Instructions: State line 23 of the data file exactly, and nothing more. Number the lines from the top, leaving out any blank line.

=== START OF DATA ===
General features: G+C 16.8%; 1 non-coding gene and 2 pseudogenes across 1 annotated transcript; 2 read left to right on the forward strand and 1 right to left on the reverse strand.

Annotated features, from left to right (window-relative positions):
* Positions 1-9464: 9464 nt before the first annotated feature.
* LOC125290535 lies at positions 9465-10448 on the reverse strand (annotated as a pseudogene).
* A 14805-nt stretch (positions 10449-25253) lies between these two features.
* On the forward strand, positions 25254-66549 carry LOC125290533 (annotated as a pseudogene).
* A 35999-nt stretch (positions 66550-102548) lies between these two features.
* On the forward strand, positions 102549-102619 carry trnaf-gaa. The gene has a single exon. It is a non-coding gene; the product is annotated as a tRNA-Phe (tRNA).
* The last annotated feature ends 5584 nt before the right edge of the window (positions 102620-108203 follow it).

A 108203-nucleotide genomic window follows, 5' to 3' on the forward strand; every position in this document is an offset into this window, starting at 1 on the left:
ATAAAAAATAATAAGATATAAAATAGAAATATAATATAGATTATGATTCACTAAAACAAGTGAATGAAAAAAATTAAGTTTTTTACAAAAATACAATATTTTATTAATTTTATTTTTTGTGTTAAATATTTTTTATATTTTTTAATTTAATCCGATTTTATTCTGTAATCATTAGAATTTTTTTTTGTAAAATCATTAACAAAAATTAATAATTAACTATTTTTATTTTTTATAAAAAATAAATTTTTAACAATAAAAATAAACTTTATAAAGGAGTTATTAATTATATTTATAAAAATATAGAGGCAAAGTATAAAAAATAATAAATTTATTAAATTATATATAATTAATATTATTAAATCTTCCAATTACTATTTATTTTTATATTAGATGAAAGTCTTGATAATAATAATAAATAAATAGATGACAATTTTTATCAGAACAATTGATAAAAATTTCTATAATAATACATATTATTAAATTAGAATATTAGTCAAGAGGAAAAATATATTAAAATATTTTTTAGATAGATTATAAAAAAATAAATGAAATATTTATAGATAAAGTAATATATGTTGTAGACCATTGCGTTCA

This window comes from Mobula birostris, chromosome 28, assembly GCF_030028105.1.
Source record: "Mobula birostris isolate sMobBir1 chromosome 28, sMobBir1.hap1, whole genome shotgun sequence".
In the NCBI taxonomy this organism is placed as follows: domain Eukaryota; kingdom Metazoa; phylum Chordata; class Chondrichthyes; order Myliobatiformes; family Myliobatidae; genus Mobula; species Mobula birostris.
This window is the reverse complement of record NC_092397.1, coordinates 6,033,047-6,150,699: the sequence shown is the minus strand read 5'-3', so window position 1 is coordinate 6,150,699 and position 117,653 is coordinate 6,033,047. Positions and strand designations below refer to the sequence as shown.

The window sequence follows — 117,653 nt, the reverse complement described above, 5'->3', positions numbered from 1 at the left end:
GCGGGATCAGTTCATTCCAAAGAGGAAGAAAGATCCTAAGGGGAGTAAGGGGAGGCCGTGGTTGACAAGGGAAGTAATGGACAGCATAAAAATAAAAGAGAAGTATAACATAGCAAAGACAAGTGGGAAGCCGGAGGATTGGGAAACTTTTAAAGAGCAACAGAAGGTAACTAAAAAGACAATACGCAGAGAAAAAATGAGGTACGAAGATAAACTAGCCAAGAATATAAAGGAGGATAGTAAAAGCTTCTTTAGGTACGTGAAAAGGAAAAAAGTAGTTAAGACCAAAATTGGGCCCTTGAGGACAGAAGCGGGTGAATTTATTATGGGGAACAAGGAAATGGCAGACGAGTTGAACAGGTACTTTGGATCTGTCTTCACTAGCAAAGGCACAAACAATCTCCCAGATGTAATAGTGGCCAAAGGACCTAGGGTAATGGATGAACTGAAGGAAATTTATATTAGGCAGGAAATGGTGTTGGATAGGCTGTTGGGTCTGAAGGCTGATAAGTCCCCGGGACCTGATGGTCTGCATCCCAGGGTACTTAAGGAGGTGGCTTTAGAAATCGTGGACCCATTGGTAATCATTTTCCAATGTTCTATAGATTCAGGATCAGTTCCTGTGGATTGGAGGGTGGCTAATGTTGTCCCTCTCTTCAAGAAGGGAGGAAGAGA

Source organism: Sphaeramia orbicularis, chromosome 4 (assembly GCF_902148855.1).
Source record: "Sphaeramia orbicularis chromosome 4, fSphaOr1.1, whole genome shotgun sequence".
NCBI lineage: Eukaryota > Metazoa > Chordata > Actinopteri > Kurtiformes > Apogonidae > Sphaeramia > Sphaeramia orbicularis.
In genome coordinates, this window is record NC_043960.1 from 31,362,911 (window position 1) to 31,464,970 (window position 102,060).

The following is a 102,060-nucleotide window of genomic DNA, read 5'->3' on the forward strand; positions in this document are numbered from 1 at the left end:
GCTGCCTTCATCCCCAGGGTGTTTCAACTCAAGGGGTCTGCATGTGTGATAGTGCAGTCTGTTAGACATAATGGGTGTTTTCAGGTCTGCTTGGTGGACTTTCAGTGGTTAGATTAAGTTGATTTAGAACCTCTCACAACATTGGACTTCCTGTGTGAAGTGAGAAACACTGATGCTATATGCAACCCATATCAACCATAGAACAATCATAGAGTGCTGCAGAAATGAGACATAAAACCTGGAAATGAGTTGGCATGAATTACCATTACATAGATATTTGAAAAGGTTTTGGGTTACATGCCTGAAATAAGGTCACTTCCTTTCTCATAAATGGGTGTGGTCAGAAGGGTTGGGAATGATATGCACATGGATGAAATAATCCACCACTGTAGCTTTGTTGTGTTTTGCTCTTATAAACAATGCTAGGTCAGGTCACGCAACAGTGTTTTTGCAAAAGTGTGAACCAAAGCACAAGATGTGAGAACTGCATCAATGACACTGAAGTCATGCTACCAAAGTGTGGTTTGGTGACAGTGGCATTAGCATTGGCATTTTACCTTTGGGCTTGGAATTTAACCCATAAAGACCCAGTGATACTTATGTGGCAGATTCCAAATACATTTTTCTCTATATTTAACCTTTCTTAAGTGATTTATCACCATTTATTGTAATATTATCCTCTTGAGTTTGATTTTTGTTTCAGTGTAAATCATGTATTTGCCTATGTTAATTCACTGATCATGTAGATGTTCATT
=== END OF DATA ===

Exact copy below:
GCTGCCTTCATCCCCAGGGTGTTTCAACTCAAGGGGTCTGCATGTGTGATAGTGCAGTCTGTTAGACATAATGGGTGTTTTCAGGTCTGCTTGGTGGACTTTCAGTGGTTAGATTAAGTTGATTTAGAACCTCTCACAACATTGGACTTCCTGTGTGAAGTGAGAAACACTGATGCTATATGCAACCCATATCAACCATAGAACAATCATAGAGTGCTGCAGAAATGAGACATAAAACCTGGAAATGAGTTGGCATGAATTACCATTACATAGATATTTGAAAAGGTTTTGGGTTACATGCCTGAAATAAGGTCACTTCCTTTCTCATAAATGGGTGTGGTCAGAAGGGTTGGGAATGATATGCACATGGATGAAATAATCCACCACTGTAGCTTTGTTGTGTTTTGCTCTTATAAACAATGCTAGGTCAGGTCACGCAACAGTGTTTTTGCAAAAGTGTGAACCAAAGCACAAGATGTGAGAACTGCATCAATGACACTGAAGTCATGCTACCAAAGTGTGGTTTGGTGACAGTGGCATTAGCATTGGCATTTTACCTTTGGGCTTGGAATTTAACCCATAAAGACCCAGTGATACTTATGTGGCAGATTCCAAATACATTTTTCTCTATATTTAACCTTTCTTAAGTGATTTATCACCATTTATTGTAATATTATCCTCTTGAGTTTGATTTTTGTTTCAGTGTAAATCATGTATTTGCCTATGTTAATTCACTGATCATGTAGATGTTCATT